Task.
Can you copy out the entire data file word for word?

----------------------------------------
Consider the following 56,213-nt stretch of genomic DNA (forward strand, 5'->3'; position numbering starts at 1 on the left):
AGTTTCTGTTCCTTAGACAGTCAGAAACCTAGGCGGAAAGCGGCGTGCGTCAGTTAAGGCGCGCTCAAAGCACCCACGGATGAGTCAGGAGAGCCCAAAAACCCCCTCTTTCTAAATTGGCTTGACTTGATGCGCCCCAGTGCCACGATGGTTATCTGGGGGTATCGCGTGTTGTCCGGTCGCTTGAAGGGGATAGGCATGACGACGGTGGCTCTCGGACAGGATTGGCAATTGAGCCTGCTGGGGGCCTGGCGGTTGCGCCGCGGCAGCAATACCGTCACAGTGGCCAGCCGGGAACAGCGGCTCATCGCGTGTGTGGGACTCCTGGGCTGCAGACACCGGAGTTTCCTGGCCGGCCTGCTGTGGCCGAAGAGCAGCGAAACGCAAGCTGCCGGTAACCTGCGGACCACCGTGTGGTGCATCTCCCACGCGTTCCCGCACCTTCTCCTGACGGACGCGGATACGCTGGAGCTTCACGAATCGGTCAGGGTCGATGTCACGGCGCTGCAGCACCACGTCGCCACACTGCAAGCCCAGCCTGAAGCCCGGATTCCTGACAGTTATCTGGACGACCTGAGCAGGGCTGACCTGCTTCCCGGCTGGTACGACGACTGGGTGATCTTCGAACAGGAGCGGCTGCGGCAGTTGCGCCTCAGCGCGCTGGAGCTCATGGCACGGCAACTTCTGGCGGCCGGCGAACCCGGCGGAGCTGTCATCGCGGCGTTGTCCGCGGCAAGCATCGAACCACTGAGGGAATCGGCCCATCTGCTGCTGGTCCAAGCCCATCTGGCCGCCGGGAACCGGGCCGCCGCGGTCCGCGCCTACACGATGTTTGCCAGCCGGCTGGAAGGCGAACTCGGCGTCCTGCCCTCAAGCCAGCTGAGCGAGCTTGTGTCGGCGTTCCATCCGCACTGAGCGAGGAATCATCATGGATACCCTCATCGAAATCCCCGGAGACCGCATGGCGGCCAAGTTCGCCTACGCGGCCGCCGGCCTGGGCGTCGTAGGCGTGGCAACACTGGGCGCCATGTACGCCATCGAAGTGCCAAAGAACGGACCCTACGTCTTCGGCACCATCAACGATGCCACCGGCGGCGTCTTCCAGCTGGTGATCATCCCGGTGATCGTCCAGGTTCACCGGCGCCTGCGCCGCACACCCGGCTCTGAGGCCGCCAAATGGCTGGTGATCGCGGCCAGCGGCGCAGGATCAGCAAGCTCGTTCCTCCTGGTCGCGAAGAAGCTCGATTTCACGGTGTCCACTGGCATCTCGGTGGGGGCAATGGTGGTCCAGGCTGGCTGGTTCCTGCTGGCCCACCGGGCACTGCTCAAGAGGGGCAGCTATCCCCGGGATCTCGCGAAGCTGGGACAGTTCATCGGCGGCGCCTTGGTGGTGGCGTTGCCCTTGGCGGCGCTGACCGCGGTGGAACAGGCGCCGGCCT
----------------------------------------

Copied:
Consider the following 56,213-nt stretch of genomic DNA (forward strand, 5'->3'; position numbering starts at 1 on the left):
AGTTTCTGTTCCTTAGACAGTCAGAAACCTAGGCGGAAAGCGGCGTGCGTCAGTTAAGGCGCGCTCAAAGCACCCACGGATGAGTCAGGAGAGCCCAAAAACCCCCTCTTTCTAAATTGGCTTGACTTGATGCGCCCCAGTGCCACGATGGTTATCTGGGGGTATCGCGTGTTGTCCGGTCGCTTGAAGGGGATAGGCATGACGACGGTGGCTCTCGGACAGGATTGGCAATTGAGCCTGCTGGGGGCCTGGCGGTTGCGCCGCGGCAGCAATACCGTCACAGTGGCCAGCCGGGAACAGCGGCTCATCGCGTGTGTGGGACTCCTGGGCTGCAGACACCGGAGTTTCCTGGCCGGCCTGCTGTGGCCGAAGAGCAGCGAAACGCAAGCTGCCGGTAACCTGCGGACCACCGTGTGGTGCATCTCCCACGCGTTCCCGCACCTTCTCCTGACGGACGCGGATACGCTGGAGCTTCACGAATCGGTCAGGGTCGATGTCACGGCGCTGCAGCACCACGTCGCCACACTGCAAGCCCAGCCTGAAGCCCGGATTCCTGACAGTTATCTGGACGACCTGAGCAGGGCTGACCTGCTTCCCGGCTGGTACGACGACTGGGTGATCTTCGAACAGGAGCGGCTGCGGCAGTTGCGCCTCAGCGCGCTGGAGCTCATGGCACGGCAACTTCTGGCGGCCGGCGAACCCGGCGGAGCTGTCATCGCGGCGTTGTCCGCGGCAAGCATCGAACCACTGAGGGAATCGGCCCATCTGCTGCTGGTCCAAGCCCATCTGGCCGCCGGGAACCGGGCCGCCGCGGTCCGCGCCTACACGATGTTTGCCAGCCGGCTGGAAGGCGAACTCGGCGTCCTGCCCTCAAGCCAGCTGAGCGAGCTTGTGTCGGCGTTCCATCCGCACTGAGCGAGGAATCATCATGGATACCCTCATCGAAATCCCCGGAGACCGCATGGCGGCCAAGTTCGCCTACGCGGCCGCCGGCCTGGGCGTCGTAGGCGTGGCAACACTGGGCGCCATGTACGCCATCGAAGTGCCAAAGAACGGACCCTACGTCTTCGGCACCATCAACGATGCCACCGGCGGCGTCTTCCAGCTGGTGATCATCCCGGTGATCGTCCAGGTTCACCGGCGCCTGCGCCGCACACCCGGCTCTGAGGCCGCCAAATGGCTGGTGATCGCGGCCAGCGGCGCAGGATCAGCAAGCTCGTTCCTCCTGGTCGCGAAGAAGCTCGATTTCACGGTGTCCACTGGCATCTCGGTGGGGGCAATGGTGGTCCAGGCTGGCTGGTTCCTGCTGGCCCACCGGGCACTGCTCAAGAGGGGCAGCTATCCCCGGGATCTCGCGAAGCTGGGACAGTTCATCGGCGGCGCCTTGGTGGTGGCGTTGCCCTTGGCGGCGCTGACCGCGGTGGAACAGGCGCCGGCCT